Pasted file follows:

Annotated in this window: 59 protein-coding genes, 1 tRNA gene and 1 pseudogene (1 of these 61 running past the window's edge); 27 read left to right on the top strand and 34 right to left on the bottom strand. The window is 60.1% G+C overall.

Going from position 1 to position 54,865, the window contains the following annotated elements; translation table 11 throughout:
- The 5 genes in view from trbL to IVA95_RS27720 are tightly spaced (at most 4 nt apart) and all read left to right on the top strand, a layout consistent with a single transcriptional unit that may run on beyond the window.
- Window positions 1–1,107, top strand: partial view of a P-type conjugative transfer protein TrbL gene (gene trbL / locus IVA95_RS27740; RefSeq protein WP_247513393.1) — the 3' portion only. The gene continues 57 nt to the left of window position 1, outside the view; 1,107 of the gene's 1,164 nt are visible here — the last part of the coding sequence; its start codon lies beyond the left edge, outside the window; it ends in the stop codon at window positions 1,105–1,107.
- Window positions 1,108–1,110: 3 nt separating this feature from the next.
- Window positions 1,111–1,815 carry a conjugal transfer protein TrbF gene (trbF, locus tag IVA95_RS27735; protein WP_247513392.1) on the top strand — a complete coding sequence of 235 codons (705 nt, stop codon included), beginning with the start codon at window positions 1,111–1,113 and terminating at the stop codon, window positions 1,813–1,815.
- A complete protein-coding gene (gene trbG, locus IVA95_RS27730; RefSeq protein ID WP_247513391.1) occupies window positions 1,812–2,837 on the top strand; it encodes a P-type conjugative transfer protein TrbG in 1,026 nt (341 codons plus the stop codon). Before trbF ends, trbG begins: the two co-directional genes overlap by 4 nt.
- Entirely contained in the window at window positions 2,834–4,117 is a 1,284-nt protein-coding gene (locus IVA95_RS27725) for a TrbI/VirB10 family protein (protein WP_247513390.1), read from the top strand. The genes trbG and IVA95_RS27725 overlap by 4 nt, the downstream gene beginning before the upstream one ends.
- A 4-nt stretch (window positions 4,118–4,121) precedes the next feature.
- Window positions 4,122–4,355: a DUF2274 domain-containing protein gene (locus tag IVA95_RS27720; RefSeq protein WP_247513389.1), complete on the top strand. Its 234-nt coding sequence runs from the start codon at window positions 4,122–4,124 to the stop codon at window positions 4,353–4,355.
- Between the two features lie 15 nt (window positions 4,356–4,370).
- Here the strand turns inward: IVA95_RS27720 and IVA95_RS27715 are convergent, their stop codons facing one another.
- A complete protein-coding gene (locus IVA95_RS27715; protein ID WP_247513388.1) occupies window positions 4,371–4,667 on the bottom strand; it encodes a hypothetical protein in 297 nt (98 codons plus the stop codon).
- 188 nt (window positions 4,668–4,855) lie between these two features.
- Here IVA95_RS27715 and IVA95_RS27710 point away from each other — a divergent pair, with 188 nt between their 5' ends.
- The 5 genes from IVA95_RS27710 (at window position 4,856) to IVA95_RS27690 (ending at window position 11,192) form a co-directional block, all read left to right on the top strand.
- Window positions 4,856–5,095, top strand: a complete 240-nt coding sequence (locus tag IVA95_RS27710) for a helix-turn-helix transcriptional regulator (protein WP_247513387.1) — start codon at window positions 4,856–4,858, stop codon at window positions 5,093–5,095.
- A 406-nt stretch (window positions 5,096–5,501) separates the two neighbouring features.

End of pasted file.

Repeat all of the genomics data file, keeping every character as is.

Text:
Annotated in this window: 59 protein-coding genes, 1 tRNA gene and 1 pseudogene (1 of these 61 running past the window's edge); 27 read left to right on the top strand and 34 right to left on the bottom strand. The window is 60.1% G+C overall.

Going from position 1 to position 54,865, the window contains the following annotated elements; translation table 11 throughout:
- The 5 genes in view from trbL to IVA95_RS27720 are tightly spaced (at most 4 nt apart) and all read left to right on the top strand, a layout consistent with a single transcriptional unit that may run on beyond the window.
- Window positions 1–1,107, top strand: partial view of a P-type conjugative transfer protein TrbL gene (gene trbL / locus IVA95_RS27740; RefSeq protein WP_247513393.1) — the 3' portion only. The gene continues 57 nt to the left of window position 1, outside the view; 1,107 of the gene's 1,164 nt are visible here — the last part of the coding sequence; its start codon lies beyond the left edge, outside the window; it ends in the stop codon at window positions 1,105–1,107.
- Window positions 1,108–1,110: 3 nt separating this feature from the next.
- Window positions 1,111–1,815 carry a conjugal transfer protein TrbF gene (trbF, locus tag IVA95_RS27735; protein WP_247513392.1) on the top strand — a complete coding sequence of 235 codons (705 nt, stop codon included), beginning with the start codon at window positions 1,111–1,113 and terminating at the stop codon, window positions 1,813–1,815.
- A complete protein-coding gene (gene trbG, locus IVA95_RS27730; RefSeq protein ID WP_247513391.1) occupies window positions 1,812–2,837 on the top strand; it encodes a P-type conjugative transfer protein TrbG in 1,026 nt (341 codons plus the stop codon). Before trbF ends, trbG begins: the two co-directional genes overlap by 4 nt.
- Entirely contained in the window at window positions 2,834–4,117 is a 1,284-nt protein-coding gene (locus IVA95_RS27725) for a TrbI/VirB10 family protein (protein WP_247513390.1), read from the top strand. The genes trbG and IVA95_RS27725 overlap by 4 nt, the downstream gene beginning before the upstream one ends.
- A 4-nt stretch (window positions 4,118–4,121) precedes the next feature.
- Window positions 4,122–4,355: a DUF2274 domain-containing protein gene (locus tag IVA95_RS27720; RefSeq protein WP_247513389.1), complete on the top strand. Its 234-nt coding sequence runs from the start codon at window positions 4,122–4,124 to the stop codon at window positions 4,353–4,355.
- Between the two features lie 15 nt (window positions 4,356–4,370).
- Here the strand turns inward: IVA95_RS27720 and IVA95_RS27715 are convergent, their stop codons facing one another.
- A complete protein-coding gene (locus IVA95_RS27715; protein ID WP_247513388.1) occupies window positions 4,371–4,667 on the bottom strand; it encodes a hypothetical protein in 297 nt (98 codons plus the stop codon).
- 188 nt (window positions 4,668–4,855) lie between these two features.
- Here IVA95_RS27715 and IVA95_RS27710 point away from each other — a divergent pair, with 188 nt between their 5' ends.
- The 5 genes from IVA95_RS27710 (at window position 4,856) to IVA95_RS27690 (ending at window position 11,192) form a co-directional block, all read left to right on the top strand.
- Window positions 4,856–5,095, top strand: a complete 240-nt coding sequence (locus tag IVA95_RS27710) for a helix-turn-helix transcriptional regulator (protein WP_247513387.1) — start codon at window positions 4,856–4,858, stop codon at window positions 5,093–5,095.
- A 406-nt stretch (window positions 5,096–5,501) separates the two neighbouring features.